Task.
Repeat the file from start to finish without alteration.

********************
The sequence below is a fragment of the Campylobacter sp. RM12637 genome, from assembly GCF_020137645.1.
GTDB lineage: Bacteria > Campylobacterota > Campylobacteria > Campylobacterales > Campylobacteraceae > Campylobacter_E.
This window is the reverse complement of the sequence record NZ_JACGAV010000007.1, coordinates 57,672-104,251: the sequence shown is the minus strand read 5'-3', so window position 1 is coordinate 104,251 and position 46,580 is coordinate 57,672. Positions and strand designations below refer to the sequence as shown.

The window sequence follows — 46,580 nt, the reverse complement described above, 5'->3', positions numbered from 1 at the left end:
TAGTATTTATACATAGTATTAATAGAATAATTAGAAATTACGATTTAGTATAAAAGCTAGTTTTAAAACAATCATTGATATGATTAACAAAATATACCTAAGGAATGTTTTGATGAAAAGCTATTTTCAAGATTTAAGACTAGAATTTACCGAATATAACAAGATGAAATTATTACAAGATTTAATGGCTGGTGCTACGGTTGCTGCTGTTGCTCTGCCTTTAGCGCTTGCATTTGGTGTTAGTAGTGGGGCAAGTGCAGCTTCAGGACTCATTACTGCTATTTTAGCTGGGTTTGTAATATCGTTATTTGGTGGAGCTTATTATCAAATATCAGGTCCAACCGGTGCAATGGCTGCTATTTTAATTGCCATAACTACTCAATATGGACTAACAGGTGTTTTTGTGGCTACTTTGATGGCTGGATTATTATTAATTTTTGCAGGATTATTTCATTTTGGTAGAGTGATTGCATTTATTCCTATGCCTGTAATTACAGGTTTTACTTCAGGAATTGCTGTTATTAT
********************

The sequence below is a fragment of the Campylobacter sp. RM12637 genome, from assembly GCF_020137645.1.
GTDB lineage: Bacteria > Campylobacterota > Campylobacteria > Campylobacterales > Campylobacteraceae > Campylobacter_E.
This window is the reverse complement of the sequence record NZ_JACGAV010000007.1, coordinates 57,672-104,251: the sequence shown is the minus strand read 5'-3', so window position 1 is coordinate 104,251 and position 46,580 is coordinate 57,672. Positions and strand designations below refer to the sequence as shown.

The window sequence follows — 46,580 nt, the reverse complement described above, 5'->3', positions numbered from 1 at the left end:
TAGTATTTATACATAGTATTAATAGAATAATTAGAAATTACGATTTAGTATAAAAGCTAGTTTTAAAACAATCATTGATATGATTAACAAAATATACCTAAGGAATGTTTTGATGAAAAGCTATTTTCAAGATTTAAGACTAGAATTTACCGAATATAACAAGATGAAATTATTACAAGATTTAATGGCTGGTGCTACGGTTGCTGCTGTTGCTCTGCCTTTAGCGCTTGCATTTGGTGTTAGTAGTGGGGCAAGTGCAGCTTCAGGACTCATTACTGCTATTTTAGCTGGGTTTGTAATATCGTTATTTGGTGGAGCTTATTATCAAATATCAGGTCCAACCGGTGCAATGGCTGCTATTTTAATTGCCATAACTACTCAATATGGACTAACAGGTGTTTTTGTGGCTACTTTGATGGCTGGATTATTATTAATTTTTGCAGGATTATTTCATTTTGGTAGAGTGATTGCATTTATTCCTATGCCTGTAATTACAGGTTTTACTTCAGGAATTGCTGTTATTAT